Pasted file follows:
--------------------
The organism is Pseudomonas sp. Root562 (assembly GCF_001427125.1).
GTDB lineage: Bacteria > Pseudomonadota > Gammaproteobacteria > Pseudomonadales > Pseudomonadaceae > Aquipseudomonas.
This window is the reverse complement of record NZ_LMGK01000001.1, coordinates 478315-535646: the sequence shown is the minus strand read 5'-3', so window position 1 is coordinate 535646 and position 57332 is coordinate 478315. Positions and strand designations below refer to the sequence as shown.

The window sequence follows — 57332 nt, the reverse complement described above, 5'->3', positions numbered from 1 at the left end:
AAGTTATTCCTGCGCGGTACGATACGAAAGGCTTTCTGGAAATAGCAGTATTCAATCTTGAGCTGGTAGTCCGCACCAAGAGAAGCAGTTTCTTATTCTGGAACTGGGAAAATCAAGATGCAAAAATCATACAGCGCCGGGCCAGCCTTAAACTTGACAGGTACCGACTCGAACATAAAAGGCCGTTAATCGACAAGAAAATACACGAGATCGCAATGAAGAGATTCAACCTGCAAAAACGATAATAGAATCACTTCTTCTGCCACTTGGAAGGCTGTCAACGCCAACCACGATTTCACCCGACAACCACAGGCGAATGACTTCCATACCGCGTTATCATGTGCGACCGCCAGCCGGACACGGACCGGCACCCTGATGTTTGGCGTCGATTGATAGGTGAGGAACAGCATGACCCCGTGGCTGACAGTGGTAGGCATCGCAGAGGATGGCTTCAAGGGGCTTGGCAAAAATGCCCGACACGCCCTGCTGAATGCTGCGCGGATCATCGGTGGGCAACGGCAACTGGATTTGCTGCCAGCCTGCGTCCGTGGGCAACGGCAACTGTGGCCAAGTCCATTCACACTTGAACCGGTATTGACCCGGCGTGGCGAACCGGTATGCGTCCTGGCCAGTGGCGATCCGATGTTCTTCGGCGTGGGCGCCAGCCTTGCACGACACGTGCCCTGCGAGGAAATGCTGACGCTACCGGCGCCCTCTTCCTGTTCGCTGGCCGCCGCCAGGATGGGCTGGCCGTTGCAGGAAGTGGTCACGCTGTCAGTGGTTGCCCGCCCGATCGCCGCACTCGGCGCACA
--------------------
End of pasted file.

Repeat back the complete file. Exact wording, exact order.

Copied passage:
The organism is Pseudomonas sp. Root562 (assembly GCF_001427125.1).
GTDB lineage: Bacteria > Pseudomonadota > Gammaproteobacteria > Pseudomonadales > Pseudomonadaceae > Aquipseudomonas.
This window is the reverse complement of record NZ_LMGK01000001.1, coordinates 478315-535646: the sequence shown is the minus strand read 5'-3', so window position 1 is coordinate 535646 and position 57332 is coordinate 478315. Positions and strand designations below refer to the sequence as shown.

The window sequence follows — 57332 nt, the reverse complement described above, 5'->3', positions numbered from 1 at the left end:
AAGTTATTCCTGCGCGGTACGATACGAAAGGCTTTCTGGAAATAGCAGTATTCAATCTTGAGCTGGTAGTCCGCACCAAGAGAAGCAGTTTCTTATTCTGGAACTGGGAAAATCAAGATGCAAAAATCATACAGCGCCGGGCCAGCCTTAAACTTGACAGGTACCGACTCGAACATAAAAGGCCGTTAATCGACAAGAAAATACACGAGATCGCAATGAAGAGATTCAACCTGCAAAAACGATAATAGAATCACTTCTTCTGCCACTTGGAAGGCTGTCAACGCCAACCACGATTTCACCCGACAACCACAGGCGAATGACTTCCATACCGCGTTATCATGTGCGACCGCCAGCCGGACACGGACCGGCACCCTGATGTTTGGCGTCGATTGATAGGTGAGGAACAGCATGACCCCGTGGCTGACAGTGGTAGGCATCGCAGAGGATGGCTTCAAGGGGCTTGGCAAAAATGCCCGACACGCCCTGCTGAATGCTGCGCGGATCATCGGTGGGCAACGGCAACTGGATTTGCTGCCAGCCTGCGTCCGTGGGCAACGGCAACTGTGGCCAAGTCCATTCACACTTGAACCGGTATTGACCCGGCGTGGCGAACCGGTATGCGTCCTGGCCAGTGGCGATCCGATGTTCTTCGGCGTGGGCGCCAGCCTTGCACGACACGTGCCCTGCGAGGAAATGCTGACGCTACCGGCGCCCTCTTCCTGTTCGCTGGCCGCCGCCAGGATGGGCTGGCCGTTGCAGGAAGTGGTCACGCTGTCAGTGGTTGCCCGCCCGATCGCCGCACTCGGCGCACA